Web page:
It feels like it’s been a long week with little creativity; however my Fitbit has never been worked so hard! So apart from the daily photo challenges, there was only a small amount of additional creativity this week.
I suppose the biggest completion is the Jecka Cat. Standing about 30cm tall, this build has taken approximately 10 hours to complete. Unlike Lego, the bricks aren’t held together by clutch power alone but instead each row is then pinned together using little pins… over 2000 of them! The bricks themselves aren’t standard Lego size either, so I couldn’t substitute to get it to look like one of our cats. but I’m pleased with the way it’s come out.
I did manage to see how his model railway was coming on; although it is still in development, I did spot a couple of small opportunities to for pictures
The following is the random collection of images that I have taken over the week that weren’t tied to the photo challenge:
And so finally for this week, my weekly photo challenges:
That’s all for this week!
So this week I found time to go an look at some art, which I wrote up in another article for your enjoyment. Additionally, I managed to get out an do some exercise this week which left little time for lots of creativity – but I still did some anyway.
One thing that was delivered this week was a new hyper-posable figure which can be used as an artists model. However, I’m intending to use it as a new weekly blog article called “Adventures in Normal”. Anyhoo – onto the art:
The weekly challenge continued and I was fortunate that I could use some of the pictures from the Art of the Brick to meet the brief for the day!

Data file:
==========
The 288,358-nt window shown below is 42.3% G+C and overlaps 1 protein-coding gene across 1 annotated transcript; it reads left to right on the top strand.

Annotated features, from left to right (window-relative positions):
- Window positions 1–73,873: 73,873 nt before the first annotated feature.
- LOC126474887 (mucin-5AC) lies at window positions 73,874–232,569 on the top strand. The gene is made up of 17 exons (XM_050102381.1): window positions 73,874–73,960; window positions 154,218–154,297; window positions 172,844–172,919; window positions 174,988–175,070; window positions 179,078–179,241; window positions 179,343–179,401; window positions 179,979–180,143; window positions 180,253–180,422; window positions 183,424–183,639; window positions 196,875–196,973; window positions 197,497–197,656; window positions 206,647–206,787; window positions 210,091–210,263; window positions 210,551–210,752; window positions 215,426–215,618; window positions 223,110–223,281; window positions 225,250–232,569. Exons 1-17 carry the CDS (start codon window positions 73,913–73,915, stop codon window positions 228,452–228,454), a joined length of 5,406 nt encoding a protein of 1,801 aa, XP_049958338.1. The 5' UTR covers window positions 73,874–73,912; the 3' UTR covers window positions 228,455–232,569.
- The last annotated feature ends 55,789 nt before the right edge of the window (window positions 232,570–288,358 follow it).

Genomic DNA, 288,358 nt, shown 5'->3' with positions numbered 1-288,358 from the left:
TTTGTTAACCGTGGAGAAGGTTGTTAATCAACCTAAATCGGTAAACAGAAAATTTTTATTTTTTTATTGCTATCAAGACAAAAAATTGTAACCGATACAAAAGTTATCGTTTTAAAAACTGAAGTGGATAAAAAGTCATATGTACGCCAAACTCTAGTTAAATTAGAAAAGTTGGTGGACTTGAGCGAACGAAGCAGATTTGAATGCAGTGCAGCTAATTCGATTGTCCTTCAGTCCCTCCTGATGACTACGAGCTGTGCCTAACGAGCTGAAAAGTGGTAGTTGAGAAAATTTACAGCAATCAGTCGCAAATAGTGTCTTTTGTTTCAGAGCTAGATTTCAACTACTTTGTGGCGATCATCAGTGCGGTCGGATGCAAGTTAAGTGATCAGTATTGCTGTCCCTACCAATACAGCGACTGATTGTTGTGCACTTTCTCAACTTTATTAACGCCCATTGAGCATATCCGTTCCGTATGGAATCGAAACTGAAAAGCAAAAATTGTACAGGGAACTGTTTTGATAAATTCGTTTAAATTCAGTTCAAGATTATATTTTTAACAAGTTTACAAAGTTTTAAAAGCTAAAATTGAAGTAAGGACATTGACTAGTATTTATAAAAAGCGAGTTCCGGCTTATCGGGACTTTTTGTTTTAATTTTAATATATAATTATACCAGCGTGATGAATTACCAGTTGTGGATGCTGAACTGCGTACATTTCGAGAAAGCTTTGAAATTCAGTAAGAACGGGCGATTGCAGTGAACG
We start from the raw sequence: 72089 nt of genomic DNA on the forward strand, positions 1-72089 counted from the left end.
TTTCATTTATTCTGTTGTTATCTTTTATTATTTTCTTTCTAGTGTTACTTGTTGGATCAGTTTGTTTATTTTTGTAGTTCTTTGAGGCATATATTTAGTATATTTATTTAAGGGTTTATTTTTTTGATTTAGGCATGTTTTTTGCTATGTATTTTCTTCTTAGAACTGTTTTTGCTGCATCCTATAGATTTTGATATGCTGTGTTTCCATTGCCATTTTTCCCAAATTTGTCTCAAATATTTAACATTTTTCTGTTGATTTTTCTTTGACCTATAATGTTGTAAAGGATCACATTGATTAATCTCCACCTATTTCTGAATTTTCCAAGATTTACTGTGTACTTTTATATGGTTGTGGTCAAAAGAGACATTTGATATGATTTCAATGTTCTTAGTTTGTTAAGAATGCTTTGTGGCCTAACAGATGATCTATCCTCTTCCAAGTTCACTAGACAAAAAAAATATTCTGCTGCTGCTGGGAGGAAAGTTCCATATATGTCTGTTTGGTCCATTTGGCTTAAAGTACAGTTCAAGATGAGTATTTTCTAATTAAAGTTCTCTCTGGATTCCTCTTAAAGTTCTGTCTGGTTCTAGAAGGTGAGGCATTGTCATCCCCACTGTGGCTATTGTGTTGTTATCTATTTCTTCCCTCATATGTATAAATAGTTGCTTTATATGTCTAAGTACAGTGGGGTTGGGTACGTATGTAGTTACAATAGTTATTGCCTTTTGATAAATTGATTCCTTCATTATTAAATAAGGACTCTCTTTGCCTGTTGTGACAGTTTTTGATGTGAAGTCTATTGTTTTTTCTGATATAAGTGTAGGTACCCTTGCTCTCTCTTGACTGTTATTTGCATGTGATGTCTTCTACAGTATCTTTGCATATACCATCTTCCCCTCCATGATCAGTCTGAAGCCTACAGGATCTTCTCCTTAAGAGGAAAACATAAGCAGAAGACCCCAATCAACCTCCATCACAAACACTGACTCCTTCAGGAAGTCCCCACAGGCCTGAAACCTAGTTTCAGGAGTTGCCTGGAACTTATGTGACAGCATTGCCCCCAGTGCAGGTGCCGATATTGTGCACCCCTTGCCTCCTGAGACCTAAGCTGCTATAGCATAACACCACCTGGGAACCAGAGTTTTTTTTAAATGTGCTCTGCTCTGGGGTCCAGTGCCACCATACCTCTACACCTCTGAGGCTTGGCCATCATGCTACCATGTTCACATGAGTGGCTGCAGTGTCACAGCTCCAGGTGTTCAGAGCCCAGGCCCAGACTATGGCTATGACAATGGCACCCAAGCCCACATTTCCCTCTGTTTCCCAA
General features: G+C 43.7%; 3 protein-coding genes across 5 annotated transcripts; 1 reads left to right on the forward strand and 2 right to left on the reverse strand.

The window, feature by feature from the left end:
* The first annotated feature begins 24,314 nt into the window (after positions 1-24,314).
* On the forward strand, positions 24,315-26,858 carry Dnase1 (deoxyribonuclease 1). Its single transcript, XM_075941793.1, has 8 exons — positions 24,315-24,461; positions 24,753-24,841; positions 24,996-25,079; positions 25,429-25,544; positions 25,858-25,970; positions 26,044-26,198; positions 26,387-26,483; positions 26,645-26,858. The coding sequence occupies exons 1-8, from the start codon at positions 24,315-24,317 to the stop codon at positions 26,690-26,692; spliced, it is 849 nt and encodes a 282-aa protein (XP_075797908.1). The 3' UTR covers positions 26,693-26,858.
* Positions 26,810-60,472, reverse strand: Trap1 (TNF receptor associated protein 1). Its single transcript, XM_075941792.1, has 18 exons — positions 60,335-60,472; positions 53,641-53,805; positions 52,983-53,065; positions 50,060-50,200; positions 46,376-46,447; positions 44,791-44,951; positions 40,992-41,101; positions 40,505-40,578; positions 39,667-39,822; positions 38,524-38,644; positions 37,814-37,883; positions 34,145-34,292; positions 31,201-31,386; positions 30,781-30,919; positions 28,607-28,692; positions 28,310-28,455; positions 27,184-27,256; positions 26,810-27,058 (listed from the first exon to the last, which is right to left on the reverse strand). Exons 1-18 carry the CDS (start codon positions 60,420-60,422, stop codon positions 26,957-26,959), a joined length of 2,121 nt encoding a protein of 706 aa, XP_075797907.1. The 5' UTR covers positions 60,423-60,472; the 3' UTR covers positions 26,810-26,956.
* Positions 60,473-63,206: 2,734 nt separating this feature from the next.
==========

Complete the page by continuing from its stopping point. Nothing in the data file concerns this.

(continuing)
I recently bought a Body Kun male grey figure (pictured above). This is a hyper posable figure complete with a number of accessories. Although the box suggests that its purpose is to be an artists model, I’m going to use it for photography.
One of the fun challenges with toy photography is making everything seem realistic (but not). Because “Decker”* (my model) is so pliable, I’m going to try and set up Normal-ish scenes that I can photograph. I may well use Lego, or folded card, to make up the scenes as needed – but the general influence will be the humanising of the image. At least, that’s what I’m hoping for – and hence the “adventures in normal”; trying to make a scene that looks like any other day… but isn’t.
I decided on the title for this collection because in my opinion there is no such thing as normal (for people) as we all have our little quirks, opinions, preferences and prejudices; realistically the best we can hope for is “typical”.
Anyway – I hope you enjoy this collection. More hopefully next week.